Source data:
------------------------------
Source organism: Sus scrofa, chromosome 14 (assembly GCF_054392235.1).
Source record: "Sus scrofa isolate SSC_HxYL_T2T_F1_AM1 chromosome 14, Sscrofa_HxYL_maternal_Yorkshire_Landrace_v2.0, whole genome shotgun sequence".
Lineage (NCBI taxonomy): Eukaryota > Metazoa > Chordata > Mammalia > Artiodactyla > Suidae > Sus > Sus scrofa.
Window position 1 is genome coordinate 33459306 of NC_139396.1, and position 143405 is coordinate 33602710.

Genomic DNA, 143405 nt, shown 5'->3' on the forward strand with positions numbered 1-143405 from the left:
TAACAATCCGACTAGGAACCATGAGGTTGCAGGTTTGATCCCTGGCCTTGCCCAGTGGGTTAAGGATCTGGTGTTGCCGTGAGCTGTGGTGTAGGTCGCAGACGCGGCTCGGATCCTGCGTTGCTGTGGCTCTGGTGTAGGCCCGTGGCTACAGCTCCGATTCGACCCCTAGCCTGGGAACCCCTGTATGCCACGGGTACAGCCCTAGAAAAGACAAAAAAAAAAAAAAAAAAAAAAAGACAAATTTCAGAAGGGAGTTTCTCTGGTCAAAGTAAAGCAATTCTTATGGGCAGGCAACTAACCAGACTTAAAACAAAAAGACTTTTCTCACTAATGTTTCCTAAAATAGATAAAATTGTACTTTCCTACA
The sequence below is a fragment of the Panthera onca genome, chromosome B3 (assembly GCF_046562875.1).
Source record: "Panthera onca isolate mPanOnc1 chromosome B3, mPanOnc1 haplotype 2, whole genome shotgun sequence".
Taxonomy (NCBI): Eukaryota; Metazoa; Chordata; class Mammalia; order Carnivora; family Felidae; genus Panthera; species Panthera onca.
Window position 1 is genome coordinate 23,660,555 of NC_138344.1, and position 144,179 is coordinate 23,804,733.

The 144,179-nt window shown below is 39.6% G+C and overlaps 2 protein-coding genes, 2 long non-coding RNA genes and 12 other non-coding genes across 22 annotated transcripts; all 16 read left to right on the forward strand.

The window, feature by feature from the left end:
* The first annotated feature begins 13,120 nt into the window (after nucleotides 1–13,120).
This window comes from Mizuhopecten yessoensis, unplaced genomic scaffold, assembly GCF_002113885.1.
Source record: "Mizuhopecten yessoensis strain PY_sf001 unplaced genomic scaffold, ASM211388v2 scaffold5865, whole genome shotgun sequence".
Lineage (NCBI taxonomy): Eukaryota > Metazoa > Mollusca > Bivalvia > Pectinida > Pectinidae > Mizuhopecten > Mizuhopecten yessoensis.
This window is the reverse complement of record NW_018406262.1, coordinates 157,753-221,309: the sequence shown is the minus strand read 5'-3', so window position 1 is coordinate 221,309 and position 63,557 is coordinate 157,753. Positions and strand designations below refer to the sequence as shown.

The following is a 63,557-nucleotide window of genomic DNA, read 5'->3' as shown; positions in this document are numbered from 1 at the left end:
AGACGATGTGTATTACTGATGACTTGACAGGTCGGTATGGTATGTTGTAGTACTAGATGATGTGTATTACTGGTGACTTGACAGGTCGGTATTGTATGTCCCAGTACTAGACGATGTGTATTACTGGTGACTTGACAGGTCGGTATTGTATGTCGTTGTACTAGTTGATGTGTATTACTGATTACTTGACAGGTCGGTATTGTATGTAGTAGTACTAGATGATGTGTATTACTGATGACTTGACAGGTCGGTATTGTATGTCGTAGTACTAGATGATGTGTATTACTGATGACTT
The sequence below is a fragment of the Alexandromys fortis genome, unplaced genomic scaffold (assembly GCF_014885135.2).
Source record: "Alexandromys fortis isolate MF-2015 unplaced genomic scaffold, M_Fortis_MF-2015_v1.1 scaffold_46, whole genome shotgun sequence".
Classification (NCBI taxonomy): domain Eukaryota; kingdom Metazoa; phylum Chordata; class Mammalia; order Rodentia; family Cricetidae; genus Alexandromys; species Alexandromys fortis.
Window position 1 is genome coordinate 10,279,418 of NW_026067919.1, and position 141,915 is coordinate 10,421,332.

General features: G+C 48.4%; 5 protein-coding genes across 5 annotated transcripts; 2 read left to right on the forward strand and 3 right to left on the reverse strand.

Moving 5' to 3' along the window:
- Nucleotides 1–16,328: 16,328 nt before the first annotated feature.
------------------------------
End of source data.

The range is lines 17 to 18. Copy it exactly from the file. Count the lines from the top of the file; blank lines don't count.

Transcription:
This window is the reverse complement of record NW_018406262.1, coordinates 157,753-221,309: the sequence shown is the minus strand read 5'-3', so window position 1 is coordinate 221,309 and position 63,557 is coordinate 157,753. Positions and strand designations below refer to the sequence as shown.

The following is a 63,557-nucleotide window of genomic DNA, read 5'->3' as shown; positions in this document are numbered from 1 at the left end: